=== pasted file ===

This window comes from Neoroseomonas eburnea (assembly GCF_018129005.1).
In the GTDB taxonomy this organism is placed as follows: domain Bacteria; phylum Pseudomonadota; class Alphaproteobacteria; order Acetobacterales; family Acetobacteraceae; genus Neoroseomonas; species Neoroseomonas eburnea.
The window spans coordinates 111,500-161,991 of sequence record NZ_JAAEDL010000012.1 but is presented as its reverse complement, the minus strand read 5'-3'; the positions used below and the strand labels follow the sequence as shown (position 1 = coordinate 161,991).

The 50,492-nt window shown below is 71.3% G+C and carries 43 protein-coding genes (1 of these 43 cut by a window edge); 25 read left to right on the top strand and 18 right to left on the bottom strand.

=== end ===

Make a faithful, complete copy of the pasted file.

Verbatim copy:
This window comes from Neoroseomonas eburnea (assembly GCF_018129005.1).
In the GTDB taxonomy this organism is placed as follows: domain Bacteria; phylum Pseudomonadota; class Alphaproteobacteria; order Acetobacterales; family Acetobacteraceae; genus Neoroseomonas; species Neoroseomonas eburnea.
The window spans coordinates 111,500-161,991 of sequence record NZ_JAAEDL010000012.1 but is presented as its reverse complement, the minus strand read 5'-3'; the positions used below and the strand labels follow the sequence as shown (position 1 = coordinate 161,991).

The 50,492-nt window shown below is 71.3% G+C and carries 43 protein-coding genes (1 of these 43 cut by a window edge); 25 read left to right on the top strand and 18 right to left on the bottom strand.